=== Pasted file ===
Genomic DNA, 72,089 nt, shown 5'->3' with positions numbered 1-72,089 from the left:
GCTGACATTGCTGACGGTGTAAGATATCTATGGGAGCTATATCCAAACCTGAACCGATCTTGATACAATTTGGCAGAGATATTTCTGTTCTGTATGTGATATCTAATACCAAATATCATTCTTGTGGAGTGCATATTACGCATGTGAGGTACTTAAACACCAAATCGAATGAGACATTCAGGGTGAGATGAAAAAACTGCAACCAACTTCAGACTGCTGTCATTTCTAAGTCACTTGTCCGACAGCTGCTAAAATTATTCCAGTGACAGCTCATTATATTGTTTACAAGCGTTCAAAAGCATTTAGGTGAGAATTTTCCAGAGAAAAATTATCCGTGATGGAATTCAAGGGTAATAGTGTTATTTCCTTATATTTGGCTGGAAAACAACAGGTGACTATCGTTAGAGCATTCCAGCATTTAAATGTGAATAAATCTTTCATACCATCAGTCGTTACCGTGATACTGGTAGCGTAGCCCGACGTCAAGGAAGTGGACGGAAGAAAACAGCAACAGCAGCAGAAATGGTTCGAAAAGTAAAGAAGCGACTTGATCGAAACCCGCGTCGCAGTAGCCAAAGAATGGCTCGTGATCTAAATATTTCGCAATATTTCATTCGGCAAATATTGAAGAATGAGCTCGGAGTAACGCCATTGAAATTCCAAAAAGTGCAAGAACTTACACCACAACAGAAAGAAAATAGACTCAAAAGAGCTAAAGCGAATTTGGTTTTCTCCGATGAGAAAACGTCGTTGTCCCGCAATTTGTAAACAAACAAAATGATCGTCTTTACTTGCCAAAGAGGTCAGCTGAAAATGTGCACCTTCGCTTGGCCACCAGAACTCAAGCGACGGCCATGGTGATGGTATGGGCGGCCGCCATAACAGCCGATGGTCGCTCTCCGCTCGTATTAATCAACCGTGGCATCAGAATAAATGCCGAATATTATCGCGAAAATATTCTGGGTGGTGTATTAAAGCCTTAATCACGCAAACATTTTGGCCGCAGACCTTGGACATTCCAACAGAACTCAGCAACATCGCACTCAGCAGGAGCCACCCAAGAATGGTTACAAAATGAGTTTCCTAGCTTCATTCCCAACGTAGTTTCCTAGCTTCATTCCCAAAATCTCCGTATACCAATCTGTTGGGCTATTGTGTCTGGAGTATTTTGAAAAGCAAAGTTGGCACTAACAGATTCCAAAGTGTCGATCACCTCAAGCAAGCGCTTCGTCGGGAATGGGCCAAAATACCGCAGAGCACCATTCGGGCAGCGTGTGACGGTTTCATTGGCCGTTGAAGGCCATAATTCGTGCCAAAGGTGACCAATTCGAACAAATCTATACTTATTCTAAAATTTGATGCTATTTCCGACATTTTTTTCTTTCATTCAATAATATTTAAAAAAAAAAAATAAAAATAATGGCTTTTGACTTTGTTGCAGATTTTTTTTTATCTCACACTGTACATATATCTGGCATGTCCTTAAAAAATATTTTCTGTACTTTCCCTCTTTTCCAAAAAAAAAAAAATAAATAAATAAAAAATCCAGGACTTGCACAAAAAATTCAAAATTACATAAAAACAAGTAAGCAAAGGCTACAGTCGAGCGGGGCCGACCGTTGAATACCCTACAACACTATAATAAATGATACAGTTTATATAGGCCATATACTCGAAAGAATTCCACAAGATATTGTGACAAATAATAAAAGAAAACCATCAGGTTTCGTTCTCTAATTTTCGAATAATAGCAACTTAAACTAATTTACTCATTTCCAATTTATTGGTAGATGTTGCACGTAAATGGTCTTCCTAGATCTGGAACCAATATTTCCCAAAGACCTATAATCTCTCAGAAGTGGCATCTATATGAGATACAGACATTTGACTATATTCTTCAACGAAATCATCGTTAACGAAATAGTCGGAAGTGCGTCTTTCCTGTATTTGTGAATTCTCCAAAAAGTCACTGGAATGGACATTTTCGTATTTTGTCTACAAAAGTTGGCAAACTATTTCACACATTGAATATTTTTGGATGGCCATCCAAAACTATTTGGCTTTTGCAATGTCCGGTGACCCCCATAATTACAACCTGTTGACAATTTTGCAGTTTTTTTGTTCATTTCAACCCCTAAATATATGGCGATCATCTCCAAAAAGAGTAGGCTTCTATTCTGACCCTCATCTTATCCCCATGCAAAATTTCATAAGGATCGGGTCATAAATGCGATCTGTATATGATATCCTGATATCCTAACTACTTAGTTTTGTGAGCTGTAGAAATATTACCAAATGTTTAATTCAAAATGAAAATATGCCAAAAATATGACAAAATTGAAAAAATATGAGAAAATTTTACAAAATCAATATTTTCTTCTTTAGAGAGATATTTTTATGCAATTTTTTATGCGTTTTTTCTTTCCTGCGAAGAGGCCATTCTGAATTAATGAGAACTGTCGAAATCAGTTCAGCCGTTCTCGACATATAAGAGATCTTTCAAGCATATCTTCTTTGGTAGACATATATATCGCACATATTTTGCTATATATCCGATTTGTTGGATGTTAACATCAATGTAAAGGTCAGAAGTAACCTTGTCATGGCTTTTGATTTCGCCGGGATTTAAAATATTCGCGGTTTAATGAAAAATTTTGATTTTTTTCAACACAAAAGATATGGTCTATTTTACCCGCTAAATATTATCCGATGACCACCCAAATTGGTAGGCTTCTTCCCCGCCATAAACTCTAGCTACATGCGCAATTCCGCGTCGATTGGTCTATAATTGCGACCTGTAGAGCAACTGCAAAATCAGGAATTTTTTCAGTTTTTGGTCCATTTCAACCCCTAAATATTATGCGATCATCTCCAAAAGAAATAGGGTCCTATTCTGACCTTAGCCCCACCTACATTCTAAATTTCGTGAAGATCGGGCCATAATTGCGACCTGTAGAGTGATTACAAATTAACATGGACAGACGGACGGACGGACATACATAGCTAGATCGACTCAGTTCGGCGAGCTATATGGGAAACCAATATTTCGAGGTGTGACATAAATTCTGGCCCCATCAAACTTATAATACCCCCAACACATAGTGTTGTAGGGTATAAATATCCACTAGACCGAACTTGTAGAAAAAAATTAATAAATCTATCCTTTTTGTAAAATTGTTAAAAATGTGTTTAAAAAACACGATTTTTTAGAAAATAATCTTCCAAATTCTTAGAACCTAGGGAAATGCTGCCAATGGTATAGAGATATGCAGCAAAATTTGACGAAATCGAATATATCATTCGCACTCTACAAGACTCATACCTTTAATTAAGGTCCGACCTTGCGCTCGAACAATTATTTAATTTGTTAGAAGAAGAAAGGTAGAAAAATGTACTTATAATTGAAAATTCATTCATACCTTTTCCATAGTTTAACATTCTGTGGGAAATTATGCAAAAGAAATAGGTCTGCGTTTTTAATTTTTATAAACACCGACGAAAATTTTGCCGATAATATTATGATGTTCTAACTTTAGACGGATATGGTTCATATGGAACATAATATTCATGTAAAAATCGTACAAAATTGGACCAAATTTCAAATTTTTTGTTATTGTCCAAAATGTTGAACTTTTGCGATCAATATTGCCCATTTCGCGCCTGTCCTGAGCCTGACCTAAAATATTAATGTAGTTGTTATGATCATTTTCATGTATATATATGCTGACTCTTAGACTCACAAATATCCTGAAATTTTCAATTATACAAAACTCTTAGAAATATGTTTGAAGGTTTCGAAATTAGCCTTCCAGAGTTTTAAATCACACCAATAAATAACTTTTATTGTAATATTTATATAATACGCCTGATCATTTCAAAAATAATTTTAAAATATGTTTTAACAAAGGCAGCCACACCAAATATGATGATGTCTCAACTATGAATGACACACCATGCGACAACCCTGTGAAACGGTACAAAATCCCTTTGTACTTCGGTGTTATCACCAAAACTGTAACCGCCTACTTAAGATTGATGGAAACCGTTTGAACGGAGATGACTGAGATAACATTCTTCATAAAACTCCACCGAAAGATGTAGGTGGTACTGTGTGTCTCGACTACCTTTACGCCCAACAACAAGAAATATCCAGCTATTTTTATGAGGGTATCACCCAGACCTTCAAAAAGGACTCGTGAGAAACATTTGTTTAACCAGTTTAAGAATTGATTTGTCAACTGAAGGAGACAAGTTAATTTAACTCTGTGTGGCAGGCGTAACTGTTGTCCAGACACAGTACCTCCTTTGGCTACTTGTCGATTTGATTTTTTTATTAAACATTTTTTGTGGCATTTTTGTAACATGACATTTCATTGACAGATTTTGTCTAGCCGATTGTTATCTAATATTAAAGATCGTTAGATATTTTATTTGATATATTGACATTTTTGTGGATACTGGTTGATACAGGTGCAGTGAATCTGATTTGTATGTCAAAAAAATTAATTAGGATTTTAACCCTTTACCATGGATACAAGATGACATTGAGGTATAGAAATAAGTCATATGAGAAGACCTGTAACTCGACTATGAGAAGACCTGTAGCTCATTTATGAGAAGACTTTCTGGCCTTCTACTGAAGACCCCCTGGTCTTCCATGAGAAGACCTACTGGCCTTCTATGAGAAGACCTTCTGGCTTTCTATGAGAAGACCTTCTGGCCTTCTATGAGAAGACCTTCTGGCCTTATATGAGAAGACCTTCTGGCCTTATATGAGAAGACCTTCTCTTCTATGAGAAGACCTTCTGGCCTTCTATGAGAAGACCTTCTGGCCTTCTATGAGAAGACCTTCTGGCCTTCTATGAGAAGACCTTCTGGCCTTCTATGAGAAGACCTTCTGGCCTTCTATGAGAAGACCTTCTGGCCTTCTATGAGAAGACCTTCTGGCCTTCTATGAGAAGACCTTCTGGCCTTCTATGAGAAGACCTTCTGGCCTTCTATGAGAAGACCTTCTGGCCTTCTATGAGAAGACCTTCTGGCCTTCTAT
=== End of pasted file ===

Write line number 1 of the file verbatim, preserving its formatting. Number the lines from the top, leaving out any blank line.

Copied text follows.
Genomic DNA, 72,089 nt, shown 5'->3' with positions numbered 1-72,089 from the left: